Monday, January 24, 2011

Notes from the reading (so I don't forget)

- Semiotics is defined as the theory of signs

- Signs can include music, marketing, food, film, drawings, paintings, poetry, dance, clothes, rituals, etc.

- “Stop means Stop, Apple means Apple, Crown meets Crown” OR “Stop means Danger, Apple means Healthy, Crown means King”

- Signs can mean something other than themselves

- Semiotics is about the tools processes and contexts for creating, understanding, and interpreting meaning is a variety of ways

- Signs are formed through the society that creates them

- Sender (who), intention (with what aim), message (says what), transmission (by which means), noise (with what interference), receiver (to whom), destination (with what result)

- Signs are often thought to be composed of two elements: the signifier and signified

- With any icon, there is a degree of resemblance between the signifier and signified

- For survival purposes, we need to be able to detect the link between the signifier and signified

- Some symbols need context in order to get the true meaning the signifier is trying to convey

- What you say might not be what you actually mean i.e. Sarcasm

- Non-literal messages: simile, metaphor, irony, lies, impossibility, etc.

- Clich├ęs

- A simile is a stated comparison between two different objects

- Similes are suggestive

- A metaphor is an implied comparison

- Objects, texts, and images can be used to create metaphors

- Simile: x is like y; Metaphor x is y

- Metaphors work by the process of transference

- Transference – while x doesn’t have certain properties literally, it can have them metaphorically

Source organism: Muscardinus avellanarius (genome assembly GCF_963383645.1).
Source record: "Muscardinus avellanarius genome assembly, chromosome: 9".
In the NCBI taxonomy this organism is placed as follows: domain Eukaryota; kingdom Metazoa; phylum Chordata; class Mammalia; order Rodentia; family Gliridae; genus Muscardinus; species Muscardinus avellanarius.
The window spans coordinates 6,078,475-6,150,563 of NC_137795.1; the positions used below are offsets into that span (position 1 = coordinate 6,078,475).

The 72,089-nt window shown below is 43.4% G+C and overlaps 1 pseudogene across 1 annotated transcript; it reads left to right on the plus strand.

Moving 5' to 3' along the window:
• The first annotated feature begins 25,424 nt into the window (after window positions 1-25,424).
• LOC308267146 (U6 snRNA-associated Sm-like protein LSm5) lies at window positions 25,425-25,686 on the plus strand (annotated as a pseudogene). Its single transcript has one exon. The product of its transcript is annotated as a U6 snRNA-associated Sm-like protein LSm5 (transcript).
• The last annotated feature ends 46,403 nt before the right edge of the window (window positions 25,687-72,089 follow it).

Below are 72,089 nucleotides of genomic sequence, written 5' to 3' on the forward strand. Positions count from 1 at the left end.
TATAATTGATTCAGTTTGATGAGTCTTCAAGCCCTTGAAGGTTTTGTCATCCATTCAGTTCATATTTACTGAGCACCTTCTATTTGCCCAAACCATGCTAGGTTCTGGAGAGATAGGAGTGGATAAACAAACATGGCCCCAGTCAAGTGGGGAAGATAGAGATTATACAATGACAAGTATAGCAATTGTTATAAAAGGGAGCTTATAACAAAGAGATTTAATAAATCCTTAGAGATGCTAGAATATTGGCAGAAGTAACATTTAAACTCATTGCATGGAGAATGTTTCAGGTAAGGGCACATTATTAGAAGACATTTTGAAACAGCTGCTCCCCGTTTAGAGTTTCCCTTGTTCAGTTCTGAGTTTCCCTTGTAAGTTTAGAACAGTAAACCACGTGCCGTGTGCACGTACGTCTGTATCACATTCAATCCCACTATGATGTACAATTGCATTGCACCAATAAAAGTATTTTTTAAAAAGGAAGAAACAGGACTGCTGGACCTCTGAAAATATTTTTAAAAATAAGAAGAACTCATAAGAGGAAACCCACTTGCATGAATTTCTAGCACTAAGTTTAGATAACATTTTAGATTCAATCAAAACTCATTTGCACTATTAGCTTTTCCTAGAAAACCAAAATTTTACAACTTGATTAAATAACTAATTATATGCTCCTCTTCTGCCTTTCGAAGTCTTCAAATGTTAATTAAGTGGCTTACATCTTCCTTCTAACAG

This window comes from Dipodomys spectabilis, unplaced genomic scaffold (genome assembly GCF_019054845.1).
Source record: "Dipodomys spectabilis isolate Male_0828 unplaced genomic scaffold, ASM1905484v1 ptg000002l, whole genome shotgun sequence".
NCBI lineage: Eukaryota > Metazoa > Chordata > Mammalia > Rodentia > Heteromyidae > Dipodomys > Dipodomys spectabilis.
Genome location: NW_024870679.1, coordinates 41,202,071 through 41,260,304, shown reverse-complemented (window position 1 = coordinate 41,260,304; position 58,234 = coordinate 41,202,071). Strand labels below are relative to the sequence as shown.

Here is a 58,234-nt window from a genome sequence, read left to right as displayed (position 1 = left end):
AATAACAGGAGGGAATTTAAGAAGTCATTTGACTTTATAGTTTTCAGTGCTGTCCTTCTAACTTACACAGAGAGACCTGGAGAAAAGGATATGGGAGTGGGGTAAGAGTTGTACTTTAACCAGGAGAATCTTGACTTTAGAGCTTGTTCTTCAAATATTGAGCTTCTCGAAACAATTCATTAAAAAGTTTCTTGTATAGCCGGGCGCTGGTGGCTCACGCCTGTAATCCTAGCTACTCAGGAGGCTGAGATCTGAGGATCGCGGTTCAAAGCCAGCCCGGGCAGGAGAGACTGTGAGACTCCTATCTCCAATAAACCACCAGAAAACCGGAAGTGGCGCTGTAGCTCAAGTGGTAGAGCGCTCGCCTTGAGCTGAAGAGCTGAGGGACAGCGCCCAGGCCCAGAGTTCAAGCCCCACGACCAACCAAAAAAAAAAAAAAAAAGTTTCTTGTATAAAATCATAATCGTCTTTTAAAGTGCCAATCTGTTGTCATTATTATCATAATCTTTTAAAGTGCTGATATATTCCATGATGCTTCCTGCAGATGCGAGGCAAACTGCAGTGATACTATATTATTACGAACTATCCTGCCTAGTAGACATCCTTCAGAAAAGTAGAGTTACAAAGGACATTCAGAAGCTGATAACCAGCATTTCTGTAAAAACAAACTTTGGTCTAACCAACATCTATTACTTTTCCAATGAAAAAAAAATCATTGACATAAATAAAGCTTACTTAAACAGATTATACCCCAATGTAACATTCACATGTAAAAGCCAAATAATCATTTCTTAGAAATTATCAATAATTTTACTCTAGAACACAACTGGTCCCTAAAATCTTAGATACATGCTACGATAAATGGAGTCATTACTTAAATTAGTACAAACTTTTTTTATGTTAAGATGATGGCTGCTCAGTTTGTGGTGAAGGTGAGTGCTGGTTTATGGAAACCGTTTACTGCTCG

- Metaphors can also be persuasive


This Means That sums up semiotics or the theory of signs. From the article, we learn that signs can be anything from art to food and that signs can also mean other things then what they show, for example an apple meaning health. This Means That also goes into non-literal signs such as lies, sarcasm, and irony. The non-literal signs that are concentrated on are ones that present similes and metaphors. We also go in more depth of the definitions of similes and metaphors and what they mean to signs in terms of what it’s trying to signify. The article states explicitly that similes are comparisons between two physical objects while metaphors are implied comparisons. Throughout the article, one of the main lessons learned is that signs are what the society makes them, as what one meaning of a certain sign can mean to one society, a different society may interpret the sign differently. However, even with multiple meanings, without signs, humans would not be able to communicate.

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